|Photo Credit||Kate Mulligan|
Despite what you may have heard, an illustrious member of Clone Squad, the improv assembly of reanimated past civil rights heroes, isn’t in fact dead. Well, Robyn Reynolds’s pseudo-fictional Squad character has indeed shuffled the coil, but (spoiler) the real Reynolds is still very much alive.
Reynolds is a stranger to neither improv or stand-up; you’ve probably seen them in PUNCH, Low and Inside, or on the Sure Thing showcase. It may have been said once or twice that the on-stage Reynolds can be a bit…let’s say acerbic; when they sit down with Valerie Lopez and tells tales of their late father’s pull-no-punches humor, it’s easy to see where they gets some of their inspiration.
Growing up outside performing mecca Los Angeles, Reynolds knew they wanted to get into “something”; it was a bit of a non-specific creative itch. Comedy seemed like something attainable to the then-16 year old, gratifying their urges and “the most immediate thing [I] could do”. Shortly after, their family made the momentous move to (checks notes)…Cleveland? (It was a family decision to move back to their home state after their father passed away.) “It’s hard to move from probably the best climate in the country, to the place where blizzards happen,” they allow, while simultaneously sharing gratitude for having spent the time in LA when they had it.
Citing a love of the Upright Citizen’s Brigade, Reynolds also had a budding fondness for improv, but the Cleveland scene wasn’t ripe enough to support it yet. So it was nights of traveling long round trips into the city proper to grab mic time when they could. As mentioned, their on-stage persona is known to push some people’s ideas of the limits, but they swear it’s not intentionally designed that way. “I’m not trying to push boundaries,” Reynolds insists: “Things are funny to me that aren’t funny to other people…I’m kind of an insane person.”
“Things are funny to me that aren’t funny to other people…I’m kind of an insane person.”
It’s a tough line to walk, but Reynolds carries on stage a combination of confidence and quiet charm that allows them to smoothly spout on a subject like abortion, but leaks just enough self-awareness through the façade that the audience know they are in on the joke, and it’s OK to laugh about it. It’s hard for me not to draw a comparison to Jeselnik, and Reynolds does bring him up in the interview, noting almost a love-hate relationship with his comedy over time. It’s the nature of doing the kind of material that people love to call “too soon” or “never the right time”; you have to be able to look past the topic and know the place and mindset it comes from. Not many can pull it off, though it doesn’t stop far too many from trying.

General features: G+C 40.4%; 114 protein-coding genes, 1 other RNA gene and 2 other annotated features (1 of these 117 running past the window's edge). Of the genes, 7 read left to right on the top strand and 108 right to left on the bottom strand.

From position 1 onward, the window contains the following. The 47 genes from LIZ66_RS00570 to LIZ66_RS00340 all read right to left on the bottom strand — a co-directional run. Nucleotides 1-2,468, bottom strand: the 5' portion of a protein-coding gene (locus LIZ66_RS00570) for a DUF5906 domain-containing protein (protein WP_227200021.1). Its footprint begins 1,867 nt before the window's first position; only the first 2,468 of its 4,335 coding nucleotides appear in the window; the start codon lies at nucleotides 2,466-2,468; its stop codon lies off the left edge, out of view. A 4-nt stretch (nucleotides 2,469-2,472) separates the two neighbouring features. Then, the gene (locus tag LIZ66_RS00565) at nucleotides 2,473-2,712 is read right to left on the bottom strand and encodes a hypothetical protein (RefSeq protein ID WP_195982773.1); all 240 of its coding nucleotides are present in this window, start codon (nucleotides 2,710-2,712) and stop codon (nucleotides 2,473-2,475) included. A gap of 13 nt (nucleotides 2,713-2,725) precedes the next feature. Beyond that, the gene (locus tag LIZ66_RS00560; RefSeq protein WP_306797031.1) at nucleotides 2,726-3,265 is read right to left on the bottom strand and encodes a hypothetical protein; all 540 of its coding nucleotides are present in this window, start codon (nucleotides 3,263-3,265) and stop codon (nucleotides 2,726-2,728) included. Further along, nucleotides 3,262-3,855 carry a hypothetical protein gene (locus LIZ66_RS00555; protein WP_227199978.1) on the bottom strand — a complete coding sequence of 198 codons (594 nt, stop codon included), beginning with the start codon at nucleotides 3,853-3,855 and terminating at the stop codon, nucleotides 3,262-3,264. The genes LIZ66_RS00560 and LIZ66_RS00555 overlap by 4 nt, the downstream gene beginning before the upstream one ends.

It’s a deftness that belies Reynolds’s age: they are just 25, and actually still in school. That’s 7 years from starting standup to being a finalist in this year’s Funniest Person in Austin contest; it may sound at first like quite some time, but many people have put in far more full-time work and not landed there. This pattern usually highlights a solid indicator of a unique and engaging style, one that cements a singular performer in the minds of the judges who see dozens of comics each night.
So what’s next for Reynolds? They’ve got to finish up school, as we mentioned, and have moved on from a few of their regular shows at Fallout. They’re dabbling in building up their abilities for crowd work, and that could be a really powerful combination with their odd-yet-captivating world view. Like many of their pursuits, they feel they need to let their “Type A” work-self get out of the way, saying “If I keep doing it…I’ll fall into things that let me better at it.”
“If I keep doing it…I’ll fall into things that let me better at it.”
Clearly change is in the air for Reynolds, and for someone who seems to revel in things that are a little “different”, we expect to be continually (pleasantly) surprised.
Catch Robyn Reynolds at some of their upcoming shows:
- Every Monday: Basement Brawl – Fallout Theater
- Oct 17, 31: Dead of Night (a talk show hosted by the Grim Reaper, played by Devon Coleman)
- Oct 24: Chesterfield at Coldtowne Theater
- December (Saturdays): Golf Cart’s Celebrity Christmas at Fallout Theater